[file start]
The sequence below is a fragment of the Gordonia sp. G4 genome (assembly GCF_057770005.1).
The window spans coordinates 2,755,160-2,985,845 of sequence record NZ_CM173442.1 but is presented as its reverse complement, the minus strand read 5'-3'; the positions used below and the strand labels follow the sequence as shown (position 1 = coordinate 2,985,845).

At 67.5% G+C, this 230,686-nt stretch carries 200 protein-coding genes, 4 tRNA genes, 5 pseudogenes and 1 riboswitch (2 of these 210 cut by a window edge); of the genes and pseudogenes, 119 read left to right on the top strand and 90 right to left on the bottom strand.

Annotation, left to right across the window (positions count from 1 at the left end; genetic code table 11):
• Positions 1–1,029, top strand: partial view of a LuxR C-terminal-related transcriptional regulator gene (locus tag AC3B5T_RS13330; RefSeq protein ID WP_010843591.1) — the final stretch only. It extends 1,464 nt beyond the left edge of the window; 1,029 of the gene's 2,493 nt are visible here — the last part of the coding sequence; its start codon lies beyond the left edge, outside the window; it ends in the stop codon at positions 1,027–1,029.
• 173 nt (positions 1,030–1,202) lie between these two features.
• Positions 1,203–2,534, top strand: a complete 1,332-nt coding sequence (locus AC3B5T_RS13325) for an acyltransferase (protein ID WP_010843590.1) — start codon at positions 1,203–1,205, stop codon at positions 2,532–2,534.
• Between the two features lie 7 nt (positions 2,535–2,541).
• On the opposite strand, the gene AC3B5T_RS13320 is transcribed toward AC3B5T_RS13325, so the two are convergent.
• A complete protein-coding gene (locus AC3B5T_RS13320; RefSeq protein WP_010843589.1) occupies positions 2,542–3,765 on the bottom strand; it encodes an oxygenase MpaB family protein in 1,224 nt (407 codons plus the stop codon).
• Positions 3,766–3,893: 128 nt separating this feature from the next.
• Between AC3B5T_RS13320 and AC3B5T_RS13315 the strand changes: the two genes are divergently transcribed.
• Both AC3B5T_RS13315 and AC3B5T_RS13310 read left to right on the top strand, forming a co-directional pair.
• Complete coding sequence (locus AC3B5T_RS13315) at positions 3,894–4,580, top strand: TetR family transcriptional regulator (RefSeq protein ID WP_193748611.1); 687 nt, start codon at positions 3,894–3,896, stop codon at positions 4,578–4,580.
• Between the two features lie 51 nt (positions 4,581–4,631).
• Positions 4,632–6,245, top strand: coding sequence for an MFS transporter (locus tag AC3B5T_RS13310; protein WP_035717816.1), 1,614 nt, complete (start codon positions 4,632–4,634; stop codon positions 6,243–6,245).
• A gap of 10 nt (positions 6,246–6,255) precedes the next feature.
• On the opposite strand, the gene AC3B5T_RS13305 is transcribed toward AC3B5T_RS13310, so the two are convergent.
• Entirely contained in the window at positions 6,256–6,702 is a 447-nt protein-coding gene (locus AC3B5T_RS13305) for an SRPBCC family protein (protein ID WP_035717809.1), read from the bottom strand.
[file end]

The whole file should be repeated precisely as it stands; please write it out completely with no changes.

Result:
The sequence below is a fragment of the Gordonia sp. G4 genome (assembly GCF_057770005.1).
The window spans coordinates 2,755,160-2,985,845 of sequence record NZ_CM173442.1 but is presented as its reverse complement, the minus strand read 5'-3'; the positions used below and the strand labels follow the sequence as shown (position 1 = coordinate 2,985,845).

At 67.5% G+C, this 230,686-nt stretch carries 200 protein-coding genes, 4 tRNA genes, 5 pseudogenes and 1 riboswitch (2 of these 210 cut by a window edge); of the genes and pseudogenes, 119 read left to right on the top strand and 90 right to left on the bottom strand.

Annotation, left to right across the window (positions count from 1 at the left end; genetic code table 11):
• Positions 1–1,029, top strand: partial view of a LuxR C-terminal-related transcriptional regulator gene (locus tag AC3B5T_RS13330; RefSeq protein ID WP_010843591.1) — the final stretch only. It extends 1,464 nt beyond the left edge of the window; 1,029 of the gene's 2,493 nt are visible here — the last part of the coding sequence; its start codon lies beyond the left edge, outside the window; it ends in the stop codon at positions 1,027–1,029.
• 173 nt (positions 1,030–1,202) lie between these two features.
• Positions 1,203–2,534, top strand: a complete 1,332-nt coding sequence (locus AC3B5T_RS13325) for an acyltransferase (protein ID WP_010843590.1) — start codon at positions 1,203–1,205, stop codon at positions 2,532–2,534.
• Between the two features lie 7 nt (positions 2,535–2,541).
• On the opposite strand, the gene AC3B5T_RS13320 is transcribed toward AC3B5T_RS13325, so the two are convergent.
• A complete protein-coding gene (locus AC3B5T_RS13320; RefSeq protein WP_010843589.1) occupies positions 2,542–3,765 on the bottom strand; it encodes an oxygenase MpaB family protein in 1,224 nt (407 codons plus the stop codon).
• Positions 3,766–3,893: 128 nt separating this feature from the next.
• Between AC3B5T_RS13320 and AC3B5T_RS13315 the strand changes: the two genes are divergently transcribed.
• Both AC3B5T_RS13315 and AC3B5T_RS13310 read left to right on the top strand, forming a co-directional pair.
• Complete coding sequence (locus AC3B5T_RS13315) at positions 3,894–4,580, top strand: TetR family transcriptional regulator (RefSeq protein ID WP_193748611.1); 687 nt, start codon at positions 3,894–3,896, stop codon at positions 4,578–4,580.
• Between the two features lie 51 nt (positions 4,581–4,631).
• Positions 4,632–6,245, top strand: coding sequence for an MFS transporter (locus tag AC3B5T_RS13310; protein WP_035717816.1), 1,614 nt, complete (start codon positions 4,632–4,634; stop codon positions 6,243–6,245).
• A gap of 10 nt (positions 6,246–6,255) precedes the next feature.
• On the opposite strand, the gene AC3B5T_RS13305 is transcribed toward AC3B5T_RS13310, so the two are convergent.
• Entirely contained in the window at positions 6,256–6,702 is a 447-nt protein-coding gene (locus AC3B5T_RS13305) for an SRPBCC family protein (protein ID WP_035717809.1), read from the bottom strand.